FREN 3201 - French IIIA: Language (Upper Intermediate)

North Terrace Campus - Semester 1 - 2020

Language training in spoken and written French builds on the skills and knowledge acquired in second year (beginners' stream). The course will include grammar exercises, written expression, oral expression and translation.

  • General Course Information
    Course Details
    Course Code FREN 3201
    Course French IIIA: Language (Upper Intermediate)
    Coordinating Unit French Studies
    Term Semester 1
    Level Undergraduate
    Location/s North Terrace Campus
    Units 3
    Contact Up to 3 hours per week
    Available for Study Abroad and Exchange Y
    Prerequisites 12 units in French, including FREN 2202
    Incompatible FREN 2212 or FREN 3002
    Assessment Regular tests, assignments, language examination
    Course Staff

    Course Coordinator: Dr Peter Poiana

    Course Timetable

    The full timetable of all activities for this course can be accessed from Course Planner.

  • Learning Outcomes
    Course Learning Outcomes
    This course will enable students to:
    LO 1 Know and understand the structures of the French language and key aspects of French culture
    LO 2 Be capable of responding to, giving opinions about, analysing and evaluating situations and ideas using the French language
    LO 3 Be able to locate materials, including primary and secondary sources, in order to acquire knowledge of the French language and culture
    LO 4 Work independently and in collaboration with others, in a timely manner, to present and communicate ideas and develop cogent and coherent arguments.
    LO 5 Use digital technologies and software programmes for accessing material in French and producing texts in French
    LO 6 Become a self-reflective and self-directed learner, in order to sustain the effort of learning French over time
    LO 7 Be aware of social and cultural issues in French speaking contexts and appreciate their wider impact.
    University Graduate Attributes

    This course will provide students with an opportunity to develop the Graduate Attribute(s) specified below:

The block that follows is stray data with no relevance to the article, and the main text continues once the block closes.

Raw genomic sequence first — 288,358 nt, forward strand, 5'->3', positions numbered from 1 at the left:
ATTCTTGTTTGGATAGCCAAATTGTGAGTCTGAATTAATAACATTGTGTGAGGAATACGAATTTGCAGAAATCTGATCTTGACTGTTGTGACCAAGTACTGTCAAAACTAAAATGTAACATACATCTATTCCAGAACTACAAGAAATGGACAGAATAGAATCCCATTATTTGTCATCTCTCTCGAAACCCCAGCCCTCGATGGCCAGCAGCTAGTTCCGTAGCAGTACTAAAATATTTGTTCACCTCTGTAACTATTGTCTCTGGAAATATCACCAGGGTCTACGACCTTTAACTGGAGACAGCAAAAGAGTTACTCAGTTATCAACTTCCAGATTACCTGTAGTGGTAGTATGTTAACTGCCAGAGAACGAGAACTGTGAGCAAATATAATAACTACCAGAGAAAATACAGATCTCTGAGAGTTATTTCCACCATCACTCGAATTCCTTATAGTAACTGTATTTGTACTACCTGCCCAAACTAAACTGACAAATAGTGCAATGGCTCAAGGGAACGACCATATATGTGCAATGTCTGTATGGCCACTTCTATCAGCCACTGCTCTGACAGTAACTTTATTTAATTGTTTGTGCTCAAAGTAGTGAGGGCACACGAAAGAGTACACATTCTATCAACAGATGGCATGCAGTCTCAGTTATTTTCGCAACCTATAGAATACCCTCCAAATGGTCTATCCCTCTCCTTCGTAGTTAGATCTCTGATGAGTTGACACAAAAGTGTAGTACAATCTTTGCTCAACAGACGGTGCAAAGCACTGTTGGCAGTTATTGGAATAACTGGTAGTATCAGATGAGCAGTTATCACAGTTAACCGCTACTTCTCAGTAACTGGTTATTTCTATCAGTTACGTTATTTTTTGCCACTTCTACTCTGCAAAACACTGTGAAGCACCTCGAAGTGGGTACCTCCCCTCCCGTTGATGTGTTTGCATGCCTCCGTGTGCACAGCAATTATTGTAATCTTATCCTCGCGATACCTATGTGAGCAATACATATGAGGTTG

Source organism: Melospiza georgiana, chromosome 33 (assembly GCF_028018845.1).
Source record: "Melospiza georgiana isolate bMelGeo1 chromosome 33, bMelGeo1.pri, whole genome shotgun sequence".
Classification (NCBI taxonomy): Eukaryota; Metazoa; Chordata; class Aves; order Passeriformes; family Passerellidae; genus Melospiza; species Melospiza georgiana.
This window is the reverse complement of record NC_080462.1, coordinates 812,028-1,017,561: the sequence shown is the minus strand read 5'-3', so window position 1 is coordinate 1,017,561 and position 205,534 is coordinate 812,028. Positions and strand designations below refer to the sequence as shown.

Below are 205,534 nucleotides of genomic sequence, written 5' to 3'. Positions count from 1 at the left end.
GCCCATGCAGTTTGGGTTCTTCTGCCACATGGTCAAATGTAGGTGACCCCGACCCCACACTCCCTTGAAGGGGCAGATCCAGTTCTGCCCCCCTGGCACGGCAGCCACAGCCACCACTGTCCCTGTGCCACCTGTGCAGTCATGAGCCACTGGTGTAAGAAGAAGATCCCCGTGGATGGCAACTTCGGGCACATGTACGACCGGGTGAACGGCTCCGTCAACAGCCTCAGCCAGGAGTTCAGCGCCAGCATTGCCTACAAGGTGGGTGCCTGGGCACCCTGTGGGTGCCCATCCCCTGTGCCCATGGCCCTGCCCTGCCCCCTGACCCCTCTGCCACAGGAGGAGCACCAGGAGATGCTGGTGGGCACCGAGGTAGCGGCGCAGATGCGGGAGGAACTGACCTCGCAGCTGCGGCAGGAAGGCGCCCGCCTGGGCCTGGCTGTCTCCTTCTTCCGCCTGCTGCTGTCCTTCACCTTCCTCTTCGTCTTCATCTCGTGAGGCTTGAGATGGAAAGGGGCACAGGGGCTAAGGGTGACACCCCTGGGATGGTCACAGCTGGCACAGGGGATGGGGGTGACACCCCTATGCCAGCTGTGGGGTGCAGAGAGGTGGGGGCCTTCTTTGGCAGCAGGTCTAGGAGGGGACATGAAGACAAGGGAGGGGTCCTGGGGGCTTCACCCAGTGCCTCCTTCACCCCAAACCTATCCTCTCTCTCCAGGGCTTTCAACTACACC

University Graduate Attribute Course Learning Outcome(s)
    Deep discipline knowledge
    • informed and infused by cutting edge research, scaffolded throughout their program of studies
    • acquired from personal interaction with research active educators, from year 1
    • accredited or validated against national or international standards (for relevant programs)
    1, 2, 3
    Critical thinking and problem solving
    • steeped in research methods and rigor
    • based on empirical evidence and the scientific approach to knowledge development
    • demonstrated through appropriate and relevant assessment
    2, 3
    Teamwork and communication skills
    • developed from, with, and via the SGDE
    • honed through assessment and practice throughout the program of studies
    • encouraged and valued in all aspects of learning
    3, 4, 5
    Career and leadership readiness
    • technology savvy
    • professional and, where relevant, fully accredited
    • forward thinking and well informed
    • tested and validated by work based experiences
    3, 4, 5, 6, 7
    Intercultural and ethical competency
    • adept at operating in other cultures
    • comfortable with different nationalities and social contexts
    • able to determine and contribute to desirable social outcomes
    • demonstrated by study abroad or with an understanding of indigenous knowledges
    4, 6, 7
    Self-awareness and emotional intelligence
    • a capacity for self-reflection and a willingness to engage in self-appraisal
    • open to objective and constructive feedback from supervisors and peers
    • able to negotiate difficult social situations, defuse conflict and engage positively in purposeful debate
    4, 6, 7
  • Learning Resources
    Required Resources
    There are no textbooks for this course.
    Students must bring their own headsets with microphones to Language Laboratory classes.
    Recommended Resources
    Grammar Reference books (available for loan from the Barr-Smith Library)
    · Glanville Price, A Comprehensive French Grammar, Oxford, Blackwell Publishers, 6th edition, contains complete explanations in English on all points of French grammar.
    · Roger Hawkins and Richard Towell, French Grammar and Usage, Arnold.
    · For a concise reference grammar, see H. Ferrar, A French Reference Grammar, Oxford University Press, 1967.
    · Students at this level sometimes need to revise basic structures such as verb conjugations. You are advised to do this as early in the year as possible: it will help you get better grades in your language tests. The best revision book is Mary Coffman Crocker, Schaum’s Outlines: French Grammar, New York, McGraw Hill, 1999.
    Online Learning